June 11, 2001
New proposal rekindles MARTA hopes
By Michael Terrazas firstname.lastname@example.org
In the latest round of Emorys ongoing quest to bring commuter rail
transit to campus, the University has thrown its support behind a new
proposal that would link it via light rail to the Lindbergh MARTA Station,
with the line continuing to the Atlanta University Center, then turning
east again to DeKalb County along I-20.
U.S. Reps. John Lewis and Cynthia McKinney (D-Ga.) have asked the federal
Department of Transportation for $2 million to fund a feasibility study
of the arc-shaped route, and a cadre of greater Atlanta businesses, universities
and other organizations have expressed enthusiasm for the idea.
I think the new proposed route might be the breakthrough we have
all been hoping for, said President Bill Chace. As far as
I can tell, all parties that have examined it have found it most appropriate
for their respective needs and situations. I am happy that such a promising
plan has been developed, and the entire Atlanta community can be assured
that Emory will continue to work actively toward reducing automotive pollution
and traffic glut.
Were very excited about this proposal, said Betty Willis,
associate vice president of governmental and community affairs, who has
been leading the effort as chair of the DeKalb Chamber of Commerce transportation
committee. None of the previous [route proposals] connected so many
vital employment and activity centers, as well as the major universities
in the metro area, and we feel it addresses a growing need to provide
rail transit to some densely crowded intown neighborhoods.
Along with the two Congres-sional representatives, other individuals
who have put their support in writing for the proposed line include Chace,
Georgia State University President Carl Patton, Georgia Tech President
Wayne Clough, Central Atlanta Progress President Richard Reinhard, the
city of Atlanta, and numerous corporations. The Georgia Regional Transit
Authority (GRTA) passed a resolution supporting the study at its May meeting.
While there is a great need to offer transportation alternatives
to the regions daily car commuters from surrounding suburbs, there
are also a significant number of citizens who live, work and travel within
the heart of the Atlanta area with limited or no access to public transit,
wrote Erick Gaither, president of the Clifton Corridor Transpor-tation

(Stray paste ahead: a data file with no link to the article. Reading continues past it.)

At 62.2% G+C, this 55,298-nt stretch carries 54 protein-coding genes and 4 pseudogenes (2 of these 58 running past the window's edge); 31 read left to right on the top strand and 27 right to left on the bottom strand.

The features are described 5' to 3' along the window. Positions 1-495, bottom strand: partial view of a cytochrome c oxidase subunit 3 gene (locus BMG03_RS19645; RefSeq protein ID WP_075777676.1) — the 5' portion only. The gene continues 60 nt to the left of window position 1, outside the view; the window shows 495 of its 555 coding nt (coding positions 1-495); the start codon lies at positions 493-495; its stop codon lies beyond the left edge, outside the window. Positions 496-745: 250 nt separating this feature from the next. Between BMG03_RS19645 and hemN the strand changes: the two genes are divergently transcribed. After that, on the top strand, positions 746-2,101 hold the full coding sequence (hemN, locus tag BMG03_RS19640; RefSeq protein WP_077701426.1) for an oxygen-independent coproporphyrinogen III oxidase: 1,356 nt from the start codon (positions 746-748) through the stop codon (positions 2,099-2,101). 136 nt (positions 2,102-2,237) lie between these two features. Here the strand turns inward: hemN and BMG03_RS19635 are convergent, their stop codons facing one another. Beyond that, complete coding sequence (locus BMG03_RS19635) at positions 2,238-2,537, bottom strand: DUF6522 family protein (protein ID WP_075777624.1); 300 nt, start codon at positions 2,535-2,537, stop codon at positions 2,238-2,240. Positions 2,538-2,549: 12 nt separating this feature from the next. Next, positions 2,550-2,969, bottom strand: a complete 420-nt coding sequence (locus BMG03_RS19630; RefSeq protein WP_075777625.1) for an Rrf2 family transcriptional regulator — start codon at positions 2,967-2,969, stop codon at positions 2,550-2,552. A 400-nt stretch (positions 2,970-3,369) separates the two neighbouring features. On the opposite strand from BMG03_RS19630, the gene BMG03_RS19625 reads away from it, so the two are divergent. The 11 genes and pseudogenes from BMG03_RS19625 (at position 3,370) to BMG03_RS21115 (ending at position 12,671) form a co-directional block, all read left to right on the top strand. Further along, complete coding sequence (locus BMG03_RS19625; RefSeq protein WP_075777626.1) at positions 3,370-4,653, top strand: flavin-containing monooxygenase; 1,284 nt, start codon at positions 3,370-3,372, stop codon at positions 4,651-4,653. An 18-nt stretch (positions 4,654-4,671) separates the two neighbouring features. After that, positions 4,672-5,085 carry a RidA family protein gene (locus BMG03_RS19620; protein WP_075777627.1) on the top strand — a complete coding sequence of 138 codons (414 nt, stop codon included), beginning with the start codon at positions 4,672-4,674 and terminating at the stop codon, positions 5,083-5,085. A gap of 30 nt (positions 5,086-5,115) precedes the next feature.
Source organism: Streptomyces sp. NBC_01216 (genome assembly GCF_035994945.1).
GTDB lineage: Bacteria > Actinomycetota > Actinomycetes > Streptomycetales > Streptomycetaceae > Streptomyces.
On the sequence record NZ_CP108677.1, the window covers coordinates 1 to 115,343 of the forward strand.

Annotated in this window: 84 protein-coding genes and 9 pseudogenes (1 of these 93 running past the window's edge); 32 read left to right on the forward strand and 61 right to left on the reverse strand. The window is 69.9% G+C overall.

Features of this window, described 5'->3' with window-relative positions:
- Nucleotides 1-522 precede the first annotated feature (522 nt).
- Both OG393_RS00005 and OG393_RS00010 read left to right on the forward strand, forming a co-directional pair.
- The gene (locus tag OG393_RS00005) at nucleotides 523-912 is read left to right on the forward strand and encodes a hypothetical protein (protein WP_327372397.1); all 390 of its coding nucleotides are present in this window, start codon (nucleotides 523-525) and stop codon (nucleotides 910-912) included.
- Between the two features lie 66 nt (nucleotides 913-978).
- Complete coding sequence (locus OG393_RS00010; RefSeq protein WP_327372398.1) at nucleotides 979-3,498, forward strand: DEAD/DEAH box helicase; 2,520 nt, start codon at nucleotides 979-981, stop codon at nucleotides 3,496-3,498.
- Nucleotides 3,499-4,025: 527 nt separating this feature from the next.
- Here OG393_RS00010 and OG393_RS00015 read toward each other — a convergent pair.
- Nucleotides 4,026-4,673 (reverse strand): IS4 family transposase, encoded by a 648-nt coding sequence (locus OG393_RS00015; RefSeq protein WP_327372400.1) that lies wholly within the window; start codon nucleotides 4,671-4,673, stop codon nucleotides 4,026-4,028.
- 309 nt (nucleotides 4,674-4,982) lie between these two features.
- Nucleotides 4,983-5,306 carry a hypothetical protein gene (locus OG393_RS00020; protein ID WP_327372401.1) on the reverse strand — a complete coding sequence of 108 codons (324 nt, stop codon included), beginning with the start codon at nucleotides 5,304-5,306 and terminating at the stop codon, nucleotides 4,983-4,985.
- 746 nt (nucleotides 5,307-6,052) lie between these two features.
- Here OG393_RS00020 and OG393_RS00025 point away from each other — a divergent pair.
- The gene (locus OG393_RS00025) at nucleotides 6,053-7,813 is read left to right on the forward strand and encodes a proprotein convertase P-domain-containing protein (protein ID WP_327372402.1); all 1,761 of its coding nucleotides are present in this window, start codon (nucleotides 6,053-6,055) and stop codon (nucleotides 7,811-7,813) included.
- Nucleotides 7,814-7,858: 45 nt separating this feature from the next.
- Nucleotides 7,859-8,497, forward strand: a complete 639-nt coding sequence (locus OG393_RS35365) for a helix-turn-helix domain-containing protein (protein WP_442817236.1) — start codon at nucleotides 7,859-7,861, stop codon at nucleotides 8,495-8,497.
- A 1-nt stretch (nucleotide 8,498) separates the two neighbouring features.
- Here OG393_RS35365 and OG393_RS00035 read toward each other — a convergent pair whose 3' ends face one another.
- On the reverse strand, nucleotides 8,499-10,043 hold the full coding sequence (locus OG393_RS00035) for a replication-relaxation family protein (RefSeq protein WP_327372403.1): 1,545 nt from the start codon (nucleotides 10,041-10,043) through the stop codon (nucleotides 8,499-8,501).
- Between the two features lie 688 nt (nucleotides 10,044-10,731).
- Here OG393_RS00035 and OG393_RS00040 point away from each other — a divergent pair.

Management Association and Emory senior associate vice president for business
Light rail is a logical next step in building a transit network
in Atlanta that can meet our mobility needs, wrote Reinhard, whose
organization is managing a multiyear cooperative planning process for
the citys downtown stakeholders, in a letter to Lewis. Light
rail would be more flexible and less costly than heavy rail extensions
and more environmentally sound than added road capacity. Light rail can
be more easily linked to other forms of public transportation, such as
commuter rail and MARTA heavy rail.
The technology for light railas opposed to existing MARTA trains,
which are all heavy railis akin to that employed by streetcar lines.
Indeed, a light-rail line would harken back to Atlantas own pre-World
War II past, when streetcars ferreted passengers back and forth between
downtown and then-remote suburbs such as Ansley Park, Druid Hills, Grant
Park and other neighborhoods.
There is a company in Italy that can produce light-rail vehicles
made to resemble anything youd want, from sleek, aerodynamic trains
to old-fashioned trolley cars, Willis said, adding that new technology
also enables light-rail trains to function without overhead electrical
lines, instead drawing their electrical power from beneath the tracks
themselvesand without safety risks to pedestrians crossing the tracks.
However, even with growing support, when it comes to public rail transit,
the wheels of action can move agonizingly slowly.
Dont expect to hop on the trolley anytime soon, Willis
said. Assuming funding is appropriated, the study would likely begin
early next year and could take 1218 months to complete. It would
identify the exact route, ridership numbers, environmental and community
impact and other criteria. Then it would compete for the same pot of money
as the other proposed lines that are already further along in the process.
If all goes well, it could take eight years or longer to get up and running.
Willis said her office can provide sample letters for anyone wishing to write his or her Congressperson. For more information, call 404-727-5166.